Robert Swope is one of an ever-expanding group of air passengers who resent having to pay additional fees for confirmed non-middle seats on top of high airfare prices. He asked our advocates for help in obtaining confirmed seats for himself and his wife, but we turned down his request.
Airlines charge passengers every possible fee to make up for lost revenue from deeply discounted tickets, and confirmed seats are among those amenities that no longer are available for free to all passengers.
Swope and his wife booked a tour of Iran through operator MIR Corporation, and purchased tickets on British Airways to fly from Tucson, Ariz., to Istanbul, returning via Rome. They paid an extra $352 to reserve seats in the World Traveller Plus sections of the transatlantic flights. But when Iran stopped issuing visas to American travelers, MIR canceled their bookings. British Airways informed the Swopes that for a change fee of $275 per ticket, they could use the remaining value of their tickets to book new flights within one year of the original purchase date.
The Swopes decided to book a new trip, again through MIR Corporation, from Tucson to Lucca, Italy, returning two months later. But this time there was only one seat available in the World Traveller Plus section. They immediately called British Airways’ customer service, and the representative to whom they spoke indicated that additional seats in the World Traveller Plus section might become available during check-in, 24 hours before departure.
Upon hearing this, the Swopes became concerned that they would not be able to get two seats together in the World Traveller Plus section at all.
As Swope explains:
When we purchased our tickets, we had a reasonable expectation that we would get on the specific flight we booked and that we would have seats on that flight. Now we are not sure. We made many other travel arrangements in England and Italy that were based on that assumption. Costs associated with those arrangements are not likely to be recoverable if we are not able to board the flight.
We believe that BA should not have sold us our tickets when seats in the World Traveller Plus section were not available. What will happen if seats are still not available at check-in? As we indicated, we are likely to lose additional costs because we assumed that if we had a booking, we had seats as well.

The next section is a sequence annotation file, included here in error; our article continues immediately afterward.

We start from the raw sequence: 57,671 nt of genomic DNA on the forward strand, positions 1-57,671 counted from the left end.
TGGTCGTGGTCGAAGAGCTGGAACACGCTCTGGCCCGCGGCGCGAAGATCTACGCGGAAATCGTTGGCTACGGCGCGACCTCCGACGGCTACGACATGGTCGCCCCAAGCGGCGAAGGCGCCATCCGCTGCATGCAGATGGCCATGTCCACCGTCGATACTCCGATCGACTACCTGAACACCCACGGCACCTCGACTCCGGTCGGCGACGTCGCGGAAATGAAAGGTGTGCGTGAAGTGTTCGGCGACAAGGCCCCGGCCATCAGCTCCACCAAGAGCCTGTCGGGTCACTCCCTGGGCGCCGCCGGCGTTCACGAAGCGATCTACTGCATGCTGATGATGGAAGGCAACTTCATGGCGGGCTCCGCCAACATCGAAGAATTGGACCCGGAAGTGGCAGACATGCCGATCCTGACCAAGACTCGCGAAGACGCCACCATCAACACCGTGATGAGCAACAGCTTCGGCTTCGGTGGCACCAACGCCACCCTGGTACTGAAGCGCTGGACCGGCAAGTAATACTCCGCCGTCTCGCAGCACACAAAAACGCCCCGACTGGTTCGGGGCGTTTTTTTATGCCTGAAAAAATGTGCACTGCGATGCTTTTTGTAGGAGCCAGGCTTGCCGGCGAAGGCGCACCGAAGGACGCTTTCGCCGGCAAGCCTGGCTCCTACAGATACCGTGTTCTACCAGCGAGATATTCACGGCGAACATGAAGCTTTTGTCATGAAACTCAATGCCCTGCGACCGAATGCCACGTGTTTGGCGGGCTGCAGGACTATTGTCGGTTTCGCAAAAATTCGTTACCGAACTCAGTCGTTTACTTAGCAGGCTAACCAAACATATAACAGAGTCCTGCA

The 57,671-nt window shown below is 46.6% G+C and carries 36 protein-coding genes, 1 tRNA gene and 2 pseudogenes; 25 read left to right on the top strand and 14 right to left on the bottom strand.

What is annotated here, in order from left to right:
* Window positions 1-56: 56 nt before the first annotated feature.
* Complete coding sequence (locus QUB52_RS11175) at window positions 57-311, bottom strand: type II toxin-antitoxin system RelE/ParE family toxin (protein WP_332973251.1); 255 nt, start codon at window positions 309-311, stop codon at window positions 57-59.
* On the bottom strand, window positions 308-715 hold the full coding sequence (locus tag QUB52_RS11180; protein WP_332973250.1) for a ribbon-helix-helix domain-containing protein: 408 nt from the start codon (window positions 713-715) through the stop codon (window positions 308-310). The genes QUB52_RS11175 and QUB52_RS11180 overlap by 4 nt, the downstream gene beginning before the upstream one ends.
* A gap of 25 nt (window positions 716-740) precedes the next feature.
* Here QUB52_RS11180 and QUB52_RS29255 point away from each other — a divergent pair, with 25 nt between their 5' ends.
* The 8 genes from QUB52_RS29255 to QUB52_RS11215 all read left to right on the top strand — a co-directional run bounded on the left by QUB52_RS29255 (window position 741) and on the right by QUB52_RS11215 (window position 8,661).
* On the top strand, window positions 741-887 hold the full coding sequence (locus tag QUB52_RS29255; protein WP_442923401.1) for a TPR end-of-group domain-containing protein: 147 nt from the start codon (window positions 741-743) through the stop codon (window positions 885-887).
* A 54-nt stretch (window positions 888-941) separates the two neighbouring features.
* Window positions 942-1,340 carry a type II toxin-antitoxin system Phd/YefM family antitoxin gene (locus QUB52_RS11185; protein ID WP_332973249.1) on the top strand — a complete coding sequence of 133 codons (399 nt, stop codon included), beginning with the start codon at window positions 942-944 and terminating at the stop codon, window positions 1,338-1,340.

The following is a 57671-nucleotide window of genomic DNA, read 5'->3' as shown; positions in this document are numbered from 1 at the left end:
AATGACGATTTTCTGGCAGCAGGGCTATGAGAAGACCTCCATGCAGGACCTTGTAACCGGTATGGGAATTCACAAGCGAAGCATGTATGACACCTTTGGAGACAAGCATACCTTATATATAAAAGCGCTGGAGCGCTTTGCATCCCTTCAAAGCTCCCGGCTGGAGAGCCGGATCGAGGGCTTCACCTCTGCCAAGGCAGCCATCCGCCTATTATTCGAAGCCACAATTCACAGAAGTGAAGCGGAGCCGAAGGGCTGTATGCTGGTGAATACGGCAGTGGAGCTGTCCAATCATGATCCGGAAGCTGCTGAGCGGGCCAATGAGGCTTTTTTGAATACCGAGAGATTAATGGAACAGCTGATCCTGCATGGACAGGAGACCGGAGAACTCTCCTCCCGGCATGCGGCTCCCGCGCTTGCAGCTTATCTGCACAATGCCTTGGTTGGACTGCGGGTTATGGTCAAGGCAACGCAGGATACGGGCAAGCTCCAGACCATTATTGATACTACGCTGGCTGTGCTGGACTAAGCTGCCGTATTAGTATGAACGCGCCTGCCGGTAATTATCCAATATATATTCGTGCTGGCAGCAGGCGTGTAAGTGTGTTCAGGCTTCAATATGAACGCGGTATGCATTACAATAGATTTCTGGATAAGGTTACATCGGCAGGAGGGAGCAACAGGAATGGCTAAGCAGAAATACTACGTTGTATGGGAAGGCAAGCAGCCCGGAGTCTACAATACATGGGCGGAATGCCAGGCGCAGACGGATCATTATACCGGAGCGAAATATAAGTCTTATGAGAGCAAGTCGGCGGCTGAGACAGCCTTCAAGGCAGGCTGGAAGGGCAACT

Swope emailed Steven Clark, senior vice president for customer services and operations, “explaining our concerns and asking for a satisfactory resolution.” But he didn’t receive a response he considered satisfactory: “[Clark’s] staff got back to us indicating that BA ‘understands your disappointment and concern,’ ‘however, I am unable to offer you specific seat numbers at this moment in time,’ and ‘there are a number of seats that have been restricted that will become available when check-in opens.'”
Swope then posted in our forum about his situation. Our forum members assured Swope that he and his wife were guaranteed seats, but which section of the airplane those seats would be located in was not guaranteed.
So Swope turned to our advocates, asking us to help him and his wife get confirmed seats in the World Traveller Plus sections of the British Airways transatlantic flights. (Executive contact information for British Airways is available on our website.)
Our advocates weren’t able to help the Swopes. We aren’t able to help anyone get confirmed seats on any flight. And we weren’t favorably impressed by Swope’s implication that they would need to cancel their trip altogether and lose all their prepayments if one or both were unable to sit in the World Traveller Plus section.
British Airways’ general conditions of carriage indicate that with regard to seat assignments, “We cannot guarantee that you will be able to sit in any particular seat.”
Neither do any other airlines. American Airlines, Delta and United all allow passengers to select seats at the time of purchase, but none guarantees that those seats will be available at check-in. And while frequent flyers can often confirm seats for free, on codeshare flights airline partners often do not recognize their elite status and require them to pay for confirmed seats.
If the Swopes are unable to sit in World Traveller Plus seats when they fly, it would be reasonable for them to expect a refund for the price differential between the cost of World Traveller Plus seats and the seats they do sit in. But unless British Airways seats them in a lower class and refuses to issue a refund for the price differential, there’s nothing our advocates can do for them at the present time.
We can only wish them a good trip, regardless of where they’re seated.